пока
как
и

or the following prepositions:

за, к, с

or immediately follows a verb.*


*It looks as if the possessive pronoun might be more likely to be dropped in instances where the word for the family member is in the dative, prepositional, and/or quite possibly the instrumental.

But these are just observations from what I've seen at Reverso, and, for the sake of full disclosure, mainly based off of the word "сестра," so I can't be certain that this observation is true in general.


Hope that helps someone out there who might have a similar or related question and if you are a native or fluent Russian speaker or teach it to others and you have something to add or disagree with anything I’ve written, please post a comment.

  • It seems you did not understand a question. If someone has a name or surname or nickname "Брат" or "Мать", it definitely would be capitalized. -1. – Anixx Aug 27 '17 at 9:22
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    the wiktionary page, you cited, has the vocative case for the word "брат" as "брате". This is very archaic, if it is correct at all. No one, use the word "брат" as "брате" in the vocative case in Russian, though this is how it is used in Ukrainian. One uses simply "брат" in the vocative case – user907860 Aug 27 '17 at 14:33
  • "Акмолинской области" - I don't think in casual Russian that should get capitalized. In official jargot, when that is a term, it usually would be. But not in regular language I think – Arioch Aug 28 '17 at 8:30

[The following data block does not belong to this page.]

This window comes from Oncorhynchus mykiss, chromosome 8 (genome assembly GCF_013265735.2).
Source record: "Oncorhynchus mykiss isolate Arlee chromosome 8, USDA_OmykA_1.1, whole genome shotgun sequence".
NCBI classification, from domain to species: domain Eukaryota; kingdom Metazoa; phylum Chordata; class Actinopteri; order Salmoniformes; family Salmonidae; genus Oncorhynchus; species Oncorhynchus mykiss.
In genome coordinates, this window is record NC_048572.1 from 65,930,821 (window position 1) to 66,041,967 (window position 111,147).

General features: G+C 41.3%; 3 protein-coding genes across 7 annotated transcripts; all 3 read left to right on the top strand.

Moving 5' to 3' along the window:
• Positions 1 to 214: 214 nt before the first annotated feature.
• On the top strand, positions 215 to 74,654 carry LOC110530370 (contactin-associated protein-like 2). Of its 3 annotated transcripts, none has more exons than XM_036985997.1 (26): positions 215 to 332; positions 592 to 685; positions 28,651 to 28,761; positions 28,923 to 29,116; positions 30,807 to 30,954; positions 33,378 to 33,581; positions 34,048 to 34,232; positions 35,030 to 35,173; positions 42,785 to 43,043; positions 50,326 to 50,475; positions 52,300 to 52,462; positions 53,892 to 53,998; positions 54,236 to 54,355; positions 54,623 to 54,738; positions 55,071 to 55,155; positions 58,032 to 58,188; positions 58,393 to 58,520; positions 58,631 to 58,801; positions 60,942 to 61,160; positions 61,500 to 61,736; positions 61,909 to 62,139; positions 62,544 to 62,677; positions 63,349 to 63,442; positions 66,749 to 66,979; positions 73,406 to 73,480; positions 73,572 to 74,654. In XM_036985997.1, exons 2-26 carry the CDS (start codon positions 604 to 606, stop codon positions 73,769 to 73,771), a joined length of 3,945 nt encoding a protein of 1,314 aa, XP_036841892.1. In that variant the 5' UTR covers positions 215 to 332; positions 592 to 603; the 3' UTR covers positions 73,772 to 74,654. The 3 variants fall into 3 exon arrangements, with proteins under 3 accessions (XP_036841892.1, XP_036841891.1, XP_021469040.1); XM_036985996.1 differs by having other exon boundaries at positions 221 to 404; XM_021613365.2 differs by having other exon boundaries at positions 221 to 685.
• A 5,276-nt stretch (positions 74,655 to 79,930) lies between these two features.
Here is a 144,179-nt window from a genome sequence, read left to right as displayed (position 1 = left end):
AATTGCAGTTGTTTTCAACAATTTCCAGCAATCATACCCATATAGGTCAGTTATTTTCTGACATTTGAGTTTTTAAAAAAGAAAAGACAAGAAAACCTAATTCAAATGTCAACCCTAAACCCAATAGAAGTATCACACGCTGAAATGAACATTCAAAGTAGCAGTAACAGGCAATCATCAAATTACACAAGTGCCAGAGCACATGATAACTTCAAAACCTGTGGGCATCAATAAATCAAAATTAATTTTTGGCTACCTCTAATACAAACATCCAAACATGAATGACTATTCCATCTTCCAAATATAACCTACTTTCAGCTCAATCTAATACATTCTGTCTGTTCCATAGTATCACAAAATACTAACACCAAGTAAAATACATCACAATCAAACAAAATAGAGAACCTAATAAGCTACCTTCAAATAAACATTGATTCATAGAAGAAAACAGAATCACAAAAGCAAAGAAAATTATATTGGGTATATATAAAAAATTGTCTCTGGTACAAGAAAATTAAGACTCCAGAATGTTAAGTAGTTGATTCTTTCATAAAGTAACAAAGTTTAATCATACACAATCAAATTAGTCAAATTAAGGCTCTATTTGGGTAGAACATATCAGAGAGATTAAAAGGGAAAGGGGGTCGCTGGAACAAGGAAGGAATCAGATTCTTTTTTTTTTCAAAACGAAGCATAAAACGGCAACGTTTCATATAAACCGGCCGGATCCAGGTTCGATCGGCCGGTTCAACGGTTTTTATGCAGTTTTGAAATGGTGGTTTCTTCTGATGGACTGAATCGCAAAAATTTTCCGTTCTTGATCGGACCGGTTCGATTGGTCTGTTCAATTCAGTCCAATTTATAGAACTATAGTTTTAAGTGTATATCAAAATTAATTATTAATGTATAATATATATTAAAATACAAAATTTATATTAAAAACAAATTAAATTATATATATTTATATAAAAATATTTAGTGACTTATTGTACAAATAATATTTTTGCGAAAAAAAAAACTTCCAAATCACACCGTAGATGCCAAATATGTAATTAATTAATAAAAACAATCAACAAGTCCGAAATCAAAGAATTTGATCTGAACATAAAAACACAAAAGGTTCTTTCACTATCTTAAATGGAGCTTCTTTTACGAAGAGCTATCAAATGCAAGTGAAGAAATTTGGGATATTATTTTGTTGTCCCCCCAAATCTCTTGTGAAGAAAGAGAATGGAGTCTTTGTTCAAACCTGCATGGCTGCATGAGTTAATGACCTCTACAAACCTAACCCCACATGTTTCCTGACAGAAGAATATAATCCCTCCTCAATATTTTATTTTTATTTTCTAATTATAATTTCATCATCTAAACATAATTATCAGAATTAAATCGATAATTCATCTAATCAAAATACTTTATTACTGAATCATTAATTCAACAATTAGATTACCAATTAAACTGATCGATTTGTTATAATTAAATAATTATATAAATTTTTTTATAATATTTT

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    @Anixx "you did not understand a question." She is the author of the question. – Vitaly Aug 28 '17 at 13:33
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There is no common name or surname in Russian that would councide with word for brother.

But if used as a proper name (for instance, nickname), it definitely would be capitalized. In ambiguous cases you always can use possessive pronouns, and I think it is in general better way of expression when using terms for relatives.

Suppose there is society ruled by Mother and one wants to refer to his own mother. He definitely would say "моя мать".

  • 1
    you misinterpreted the question. – Sergey Slepov Aug 30 '17 at 9:34